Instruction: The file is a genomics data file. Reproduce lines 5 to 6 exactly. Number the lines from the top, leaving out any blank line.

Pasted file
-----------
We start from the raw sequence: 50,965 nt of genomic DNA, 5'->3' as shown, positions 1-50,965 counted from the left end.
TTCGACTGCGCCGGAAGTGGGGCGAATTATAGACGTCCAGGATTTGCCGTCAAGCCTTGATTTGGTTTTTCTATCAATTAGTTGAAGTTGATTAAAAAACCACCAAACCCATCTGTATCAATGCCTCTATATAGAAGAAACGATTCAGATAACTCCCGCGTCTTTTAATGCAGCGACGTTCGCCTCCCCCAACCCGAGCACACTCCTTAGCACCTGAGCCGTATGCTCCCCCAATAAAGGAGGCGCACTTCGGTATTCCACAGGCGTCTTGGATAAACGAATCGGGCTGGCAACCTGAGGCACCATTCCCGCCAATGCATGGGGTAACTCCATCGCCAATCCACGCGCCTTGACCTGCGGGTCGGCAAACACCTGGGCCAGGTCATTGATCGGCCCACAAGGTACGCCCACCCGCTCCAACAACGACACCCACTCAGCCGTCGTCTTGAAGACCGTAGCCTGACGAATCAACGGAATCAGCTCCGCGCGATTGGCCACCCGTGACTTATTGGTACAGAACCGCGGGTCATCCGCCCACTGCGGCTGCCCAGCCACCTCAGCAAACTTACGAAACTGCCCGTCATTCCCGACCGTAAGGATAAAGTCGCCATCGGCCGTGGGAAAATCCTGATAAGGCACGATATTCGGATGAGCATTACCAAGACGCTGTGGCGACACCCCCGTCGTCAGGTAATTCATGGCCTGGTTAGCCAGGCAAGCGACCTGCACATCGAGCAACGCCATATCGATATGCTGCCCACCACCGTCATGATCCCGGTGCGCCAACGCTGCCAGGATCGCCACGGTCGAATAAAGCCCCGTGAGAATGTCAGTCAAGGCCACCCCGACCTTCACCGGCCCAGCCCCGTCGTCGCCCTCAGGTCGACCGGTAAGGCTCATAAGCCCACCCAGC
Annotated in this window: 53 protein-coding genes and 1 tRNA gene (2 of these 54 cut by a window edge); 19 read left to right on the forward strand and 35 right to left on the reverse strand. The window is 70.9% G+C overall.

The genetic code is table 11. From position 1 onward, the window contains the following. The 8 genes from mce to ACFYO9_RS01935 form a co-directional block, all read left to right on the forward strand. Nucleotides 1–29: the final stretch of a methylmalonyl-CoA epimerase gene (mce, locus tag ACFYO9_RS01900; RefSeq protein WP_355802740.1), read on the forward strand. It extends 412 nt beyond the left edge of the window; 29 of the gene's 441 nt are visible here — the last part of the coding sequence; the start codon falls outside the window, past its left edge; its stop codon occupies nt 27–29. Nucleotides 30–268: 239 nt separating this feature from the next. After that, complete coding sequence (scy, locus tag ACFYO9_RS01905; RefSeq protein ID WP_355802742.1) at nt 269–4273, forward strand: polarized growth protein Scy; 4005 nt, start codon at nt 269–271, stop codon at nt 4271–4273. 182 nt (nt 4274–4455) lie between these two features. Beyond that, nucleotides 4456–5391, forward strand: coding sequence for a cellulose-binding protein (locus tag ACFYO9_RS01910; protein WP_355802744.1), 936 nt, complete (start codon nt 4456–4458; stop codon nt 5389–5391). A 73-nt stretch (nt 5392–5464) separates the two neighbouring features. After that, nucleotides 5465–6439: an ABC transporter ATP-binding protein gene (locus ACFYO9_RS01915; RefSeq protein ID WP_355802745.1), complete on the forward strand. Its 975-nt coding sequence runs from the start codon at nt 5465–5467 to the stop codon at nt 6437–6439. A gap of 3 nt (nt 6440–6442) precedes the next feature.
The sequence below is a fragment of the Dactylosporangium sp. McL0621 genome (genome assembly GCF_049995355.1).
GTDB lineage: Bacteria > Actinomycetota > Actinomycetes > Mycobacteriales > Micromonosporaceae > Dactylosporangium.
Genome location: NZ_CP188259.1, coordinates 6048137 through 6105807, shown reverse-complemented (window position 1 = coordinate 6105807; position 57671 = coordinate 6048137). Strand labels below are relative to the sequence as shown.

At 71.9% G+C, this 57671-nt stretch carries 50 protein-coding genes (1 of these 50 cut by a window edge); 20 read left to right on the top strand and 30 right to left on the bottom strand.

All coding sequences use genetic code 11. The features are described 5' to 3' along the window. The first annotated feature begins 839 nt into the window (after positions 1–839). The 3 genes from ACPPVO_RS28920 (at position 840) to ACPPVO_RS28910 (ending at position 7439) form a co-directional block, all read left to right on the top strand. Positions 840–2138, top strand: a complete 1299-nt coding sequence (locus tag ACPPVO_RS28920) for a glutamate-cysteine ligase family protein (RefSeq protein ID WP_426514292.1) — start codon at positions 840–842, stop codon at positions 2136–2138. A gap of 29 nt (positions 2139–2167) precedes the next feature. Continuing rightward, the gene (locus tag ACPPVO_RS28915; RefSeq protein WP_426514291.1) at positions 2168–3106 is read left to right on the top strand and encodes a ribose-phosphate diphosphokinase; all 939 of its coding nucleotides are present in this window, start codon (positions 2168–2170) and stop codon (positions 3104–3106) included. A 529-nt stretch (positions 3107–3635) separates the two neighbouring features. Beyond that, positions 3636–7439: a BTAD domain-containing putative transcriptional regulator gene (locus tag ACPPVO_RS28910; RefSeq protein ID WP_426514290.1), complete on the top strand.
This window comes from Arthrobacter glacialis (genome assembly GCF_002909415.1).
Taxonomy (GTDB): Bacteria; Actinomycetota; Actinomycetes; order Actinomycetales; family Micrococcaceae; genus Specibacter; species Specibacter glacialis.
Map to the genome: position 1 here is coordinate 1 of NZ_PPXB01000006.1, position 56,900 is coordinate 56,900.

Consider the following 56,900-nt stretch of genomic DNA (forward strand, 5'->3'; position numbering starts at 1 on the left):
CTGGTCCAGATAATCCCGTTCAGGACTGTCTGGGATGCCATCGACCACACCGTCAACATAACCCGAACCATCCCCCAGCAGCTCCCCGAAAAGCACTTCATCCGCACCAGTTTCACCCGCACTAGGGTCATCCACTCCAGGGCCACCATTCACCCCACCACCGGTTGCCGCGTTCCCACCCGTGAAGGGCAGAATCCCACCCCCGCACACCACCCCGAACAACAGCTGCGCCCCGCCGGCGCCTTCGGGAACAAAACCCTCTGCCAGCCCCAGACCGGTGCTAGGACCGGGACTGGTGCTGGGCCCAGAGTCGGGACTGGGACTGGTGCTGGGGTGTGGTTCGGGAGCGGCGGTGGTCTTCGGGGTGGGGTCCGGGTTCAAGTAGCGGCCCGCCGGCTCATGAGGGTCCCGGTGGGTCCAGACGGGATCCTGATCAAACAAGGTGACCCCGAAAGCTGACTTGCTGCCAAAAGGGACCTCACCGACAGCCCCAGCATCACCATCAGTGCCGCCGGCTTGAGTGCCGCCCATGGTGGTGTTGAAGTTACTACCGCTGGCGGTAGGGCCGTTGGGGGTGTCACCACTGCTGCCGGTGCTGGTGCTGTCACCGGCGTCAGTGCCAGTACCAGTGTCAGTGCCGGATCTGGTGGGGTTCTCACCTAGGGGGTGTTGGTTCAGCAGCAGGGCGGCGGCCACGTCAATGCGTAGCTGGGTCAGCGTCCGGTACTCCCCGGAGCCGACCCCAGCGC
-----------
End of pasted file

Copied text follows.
The sequence below is a fragment of the Dactylosporangium sp. McL0621 genome (genome assembly GCF_049995355.1).
GTDB lineage: Bacteria > Actinomycetota > Actinomycetes > Mycobacteriales > Micromonosporaceae > Dactylosporangium.